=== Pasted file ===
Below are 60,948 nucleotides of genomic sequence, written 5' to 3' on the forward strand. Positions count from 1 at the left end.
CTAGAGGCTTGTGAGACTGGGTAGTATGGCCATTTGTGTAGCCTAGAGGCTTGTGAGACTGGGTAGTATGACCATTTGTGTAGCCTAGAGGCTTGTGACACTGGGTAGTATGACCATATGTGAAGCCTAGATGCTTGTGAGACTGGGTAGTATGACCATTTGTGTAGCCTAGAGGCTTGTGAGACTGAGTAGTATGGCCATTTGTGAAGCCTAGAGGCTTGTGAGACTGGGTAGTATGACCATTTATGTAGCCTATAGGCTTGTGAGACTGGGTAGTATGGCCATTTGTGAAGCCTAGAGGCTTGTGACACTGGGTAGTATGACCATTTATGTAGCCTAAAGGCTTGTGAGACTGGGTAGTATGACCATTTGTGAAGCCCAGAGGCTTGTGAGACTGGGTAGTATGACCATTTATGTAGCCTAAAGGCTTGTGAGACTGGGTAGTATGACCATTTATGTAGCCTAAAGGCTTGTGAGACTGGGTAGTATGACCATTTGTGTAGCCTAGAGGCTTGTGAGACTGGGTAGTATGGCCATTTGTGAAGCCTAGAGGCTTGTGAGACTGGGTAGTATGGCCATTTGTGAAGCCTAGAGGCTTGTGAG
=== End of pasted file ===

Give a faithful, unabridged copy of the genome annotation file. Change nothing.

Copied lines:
Below are 60,948 nucleotides of genomic sequence, written 5' to 3' on the forward strand. Positions count from 1 at the left end.
CTAGAGGCTTGTGAGACTGGGTAGTATGGCCATTTGTGTAGCCTAGAGGCTTGTGAGACTGGGTAGTATGACCATTTGTGTAGCCTAGAGGCTTGTGACACTGGGTAGTATGACCATATGTGAAGCCTAGATGCTTGTGAGACTGGGTAGTATGACCATTTGTGTAGCCTAGAGGCTTGTGAGACTGAGTAGTATGGCCATTTGTGAAGCCTAGAGGCTTGTGAGACTGGGTAGTATGACCATTTATGTAGCCTATAGGCTTGTGAGACTGGGTAGTATGGCCATTTGTGAAGCCTAGAGGCTTGTGACACTGGGTAGTATGACCATTTATGTAGCCTAAAGGCTTGTGAGACTGGGTAGTATGACCATTTGTGAAGCCCAGAGGCTTGTGAGACTGGGTAGTATGACCATTTATGTAGCCTAAAGGCTTGTGAGACTGGGTAGTATGACCATTTATGTAGCCTAAAGGCTTGTGAGACTGGGTAGTATGACCATTTGTGTAGCCTAGAGGCTTGTGAGACTGGGTAGTATGGCCATTTGTGAAGCCTAGAGGCTTGTGAGACTGGGTAGTATGGCCATTTGTGAAGCCTAGAGGCTTGTGAG